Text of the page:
Ensuring access to STEM means removing barriers and systemic bias, which is not “reverse discrimination.” It is removal of the discrimination that has been in place for decades, or perhaps centuries, that has ensured the privilege of a subset of the population (usually white, middle-aged, middle-class straight men). At one time these barriers were explicit (e.g. women could not vote) but now these barriers are less visible. However, they are still certainly present and they include implicit or unintentional bias, which has a solid evolutionary and neuroscientific basis, which is well presented by work of Dr. Uta Frith (see also this excellent video she commissioned for the Royal Society). Any sort of barrier that limits access and participation in STEM needs to be removed and we can legislate removal of barriers to full accessibility and inclusion (e.g. the AODA) or we can incentivize change through raised awareness and expectations, which will lead to the ultimate goal of cultural change. Incentive-linked programming has been adopted in the post-secondary education sector to improve diversity in other countries such as the UK, Australia and the US. Some of the worlds top universities have embraced diversity programming, improved their quality of research outputs and created rich, productive and highly successful cultures. By addressing equity and diversity through policy and process, they have fully embraced the concept of fairness and excellence. And they have become more successful. Research quality, quantity and impact has improved. Excellence and equity are mutually conducive and the sooner we all understand this, the more successful and competitive Canada will be on the world stage. In terms of its research, its productivity and its economic outputs. This is why equity, diversity and inclusivity (EDI) are core elements in the strategies presented in the Fundamental Science Review, which has been whole-heartedly endorsed by the scientific community. EDI is a key element in improving the CRC program.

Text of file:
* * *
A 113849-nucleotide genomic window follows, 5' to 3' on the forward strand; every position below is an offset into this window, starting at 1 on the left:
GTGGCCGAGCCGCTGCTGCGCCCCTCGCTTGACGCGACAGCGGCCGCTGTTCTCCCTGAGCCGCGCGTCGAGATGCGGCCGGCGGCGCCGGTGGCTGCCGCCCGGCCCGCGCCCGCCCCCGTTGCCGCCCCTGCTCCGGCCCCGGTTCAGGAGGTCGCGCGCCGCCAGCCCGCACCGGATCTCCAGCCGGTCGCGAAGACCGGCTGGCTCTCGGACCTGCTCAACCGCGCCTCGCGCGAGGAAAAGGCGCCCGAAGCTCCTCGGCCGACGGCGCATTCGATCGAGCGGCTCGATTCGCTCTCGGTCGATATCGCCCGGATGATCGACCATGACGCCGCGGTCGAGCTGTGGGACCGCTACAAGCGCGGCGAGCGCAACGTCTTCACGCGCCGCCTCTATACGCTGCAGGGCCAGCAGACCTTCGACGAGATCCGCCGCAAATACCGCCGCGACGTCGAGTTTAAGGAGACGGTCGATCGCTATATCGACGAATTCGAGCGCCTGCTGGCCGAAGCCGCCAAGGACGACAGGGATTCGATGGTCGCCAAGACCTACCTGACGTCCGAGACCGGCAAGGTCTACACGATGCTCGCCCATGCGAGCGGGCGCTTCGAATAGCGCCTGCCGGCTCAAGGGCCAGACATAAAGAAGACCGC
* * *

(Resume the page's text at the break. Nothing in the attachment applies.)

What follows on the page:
The US educational activist Myra Sadker once said “If the cure for cancer is the mind of a girl, we might never find it.” How very true this still is. We must all listen to the voices of the outstanding and talented young women and young people from marginalized groups who love STEM and who are passionate about becoming Canadian leaders and researchers and scientists. Many of them are meritorious but will never achieve their full potential because of systemic bias. Therefore we must embrace evidence-based policy changes that address organizational, institutional, structural & systemic barriers to full EDI in STEM. We need leadership both federally and provincially. We need intentionality, accountability and consequences. We need the privileged to stop being blind to the barriers that exist and we need everyone to have the courage to say the establishment needs to change if Canada is to maintain standard of living and quality of life, for everyone, over the next 150 years. Equity and excellence are mutually conducive.
For more information on EDI in STEM check out my resources.